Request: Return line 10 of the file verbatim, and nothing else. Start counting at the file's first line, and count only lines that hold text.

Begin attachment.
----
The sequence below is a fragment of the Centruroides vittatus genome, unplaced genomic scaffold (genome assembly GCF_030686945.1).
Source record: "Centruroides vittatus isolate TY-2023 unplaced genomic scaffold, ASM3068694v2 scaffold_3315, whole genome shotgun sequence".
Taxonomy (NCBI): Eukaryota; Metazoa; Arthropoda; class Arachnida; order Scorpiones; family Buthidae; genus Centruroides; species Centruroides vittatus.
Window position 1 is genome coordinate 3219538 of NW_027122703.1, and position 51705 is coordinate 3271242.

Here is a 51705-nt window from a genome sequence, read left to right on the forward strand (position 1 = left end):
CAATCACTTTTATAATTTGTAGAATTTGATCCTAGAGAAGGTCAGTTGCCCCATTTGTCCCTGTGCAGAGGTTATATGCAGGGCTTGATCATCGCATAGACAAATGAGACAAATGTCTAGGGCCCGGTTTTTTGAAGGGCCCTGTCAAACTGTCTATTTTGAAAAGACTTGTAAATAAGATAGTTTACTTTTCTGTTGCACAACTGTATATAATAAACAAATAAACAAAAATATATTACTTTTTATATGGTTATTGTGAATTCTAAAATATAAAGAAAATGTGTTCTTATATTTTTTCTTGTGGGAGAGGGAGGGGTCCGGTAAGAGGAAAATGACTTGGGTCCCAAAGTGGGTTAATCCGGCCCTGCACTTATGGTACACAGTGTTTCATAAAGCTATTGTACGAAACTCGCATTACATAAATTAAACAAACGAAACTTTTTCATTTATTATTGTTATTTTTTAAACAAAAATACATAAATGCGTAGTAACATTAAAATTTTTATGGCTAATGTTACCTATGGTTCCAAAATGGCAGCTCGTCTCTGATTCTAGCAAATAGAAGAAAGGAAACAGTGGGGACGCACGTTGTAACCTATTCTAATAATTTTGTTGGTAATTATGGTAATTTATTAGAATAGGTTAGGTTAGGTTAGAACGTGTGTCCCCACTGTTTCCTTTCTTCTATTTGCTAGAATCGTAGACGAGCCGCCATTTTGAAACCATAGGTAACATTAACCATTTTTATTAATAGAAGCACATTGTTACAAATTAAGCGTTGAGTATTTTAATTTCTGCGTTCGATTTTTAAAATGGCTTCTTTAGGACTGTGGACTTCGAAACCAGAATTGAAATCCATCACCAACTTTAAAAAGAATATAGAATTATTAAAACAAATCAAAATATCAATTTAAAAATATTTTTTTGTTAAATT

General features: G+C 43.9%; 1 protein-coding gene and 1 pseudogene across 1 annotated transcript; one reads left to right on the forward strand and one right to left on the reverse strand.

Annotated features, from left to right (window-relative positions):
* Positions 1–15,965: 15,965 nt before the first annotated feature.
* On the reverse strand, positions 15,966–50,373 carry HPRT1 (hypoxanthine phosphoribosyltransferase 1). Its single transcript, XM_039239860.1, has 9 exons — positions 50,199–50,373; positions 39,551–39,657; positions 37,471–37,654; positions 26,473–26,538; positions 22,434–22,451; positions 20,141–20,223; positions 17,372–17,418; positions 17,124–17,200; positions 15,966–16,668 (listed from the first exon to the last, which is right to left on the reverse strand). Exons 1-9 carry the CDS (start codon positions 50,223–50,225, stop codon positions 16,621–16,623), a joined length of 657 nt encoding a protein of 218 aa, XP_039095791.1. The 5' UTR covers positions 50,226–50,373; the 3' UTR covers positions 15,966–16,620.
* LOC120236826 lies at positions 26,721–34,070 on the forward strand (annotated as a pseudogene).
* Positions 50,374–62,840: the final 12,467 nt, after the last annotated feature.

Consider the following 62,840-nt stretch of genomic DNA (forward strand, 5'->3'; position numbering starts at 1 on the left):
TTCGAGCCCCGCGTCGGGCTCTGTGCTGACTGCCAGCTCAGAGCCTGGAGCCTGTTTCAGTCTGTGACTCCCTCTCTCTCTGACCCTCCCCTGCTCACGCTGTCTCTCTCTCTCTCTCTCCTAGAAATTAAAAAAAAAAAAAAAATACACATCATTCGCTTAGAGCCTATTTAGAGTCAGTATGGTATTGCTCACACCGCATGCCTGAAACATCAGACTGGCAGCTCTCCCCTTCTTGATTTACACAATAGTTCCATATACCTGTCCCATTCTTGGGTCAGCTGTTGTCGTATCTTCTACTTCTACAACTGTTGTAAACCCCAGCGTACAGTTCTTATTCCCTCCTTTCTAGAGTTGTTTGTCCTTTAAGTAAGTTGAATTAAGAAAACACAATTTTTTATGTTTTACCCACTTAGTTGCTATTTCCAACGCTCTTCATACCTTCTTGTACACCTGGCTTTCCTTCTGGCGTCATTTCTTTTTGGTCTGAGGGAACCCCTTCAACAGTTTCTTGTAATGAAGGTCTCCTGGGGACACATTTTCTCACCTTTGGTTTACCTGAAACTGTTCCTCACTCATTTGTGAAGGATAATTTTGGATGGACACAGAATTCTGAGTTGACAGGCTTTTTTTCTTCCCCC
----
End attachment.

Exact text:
* On the reverse strand, positions 15,966–50,373 carry HPRT1 (hypoxanthine phosphoribosyltransferase 1). Its single transcript, XM_039239860.1, has 9 exons — positions 50,199–50,373; positions 39,551–39,657; positions 37,471–37,654; positions 26,473–26,538; positions 22,434–22,451; positions 20,141–20,223; positions 17,372–17,418; positions 17,124–17,200; positions 15,966–16,668 (listed from the first exon to the last, which is right to left on the reverse strand). Exons 1-9 carry the CDS (start codon positions 50,223–50,225, stop codon positions 16,621–16,623), a joined length of 657 nt encoding a protein of 218 aa, XP_039095791.1. The 5' UTR covers positions 50,226–50,373; the 3' UTR covers positions 15,966–16,620.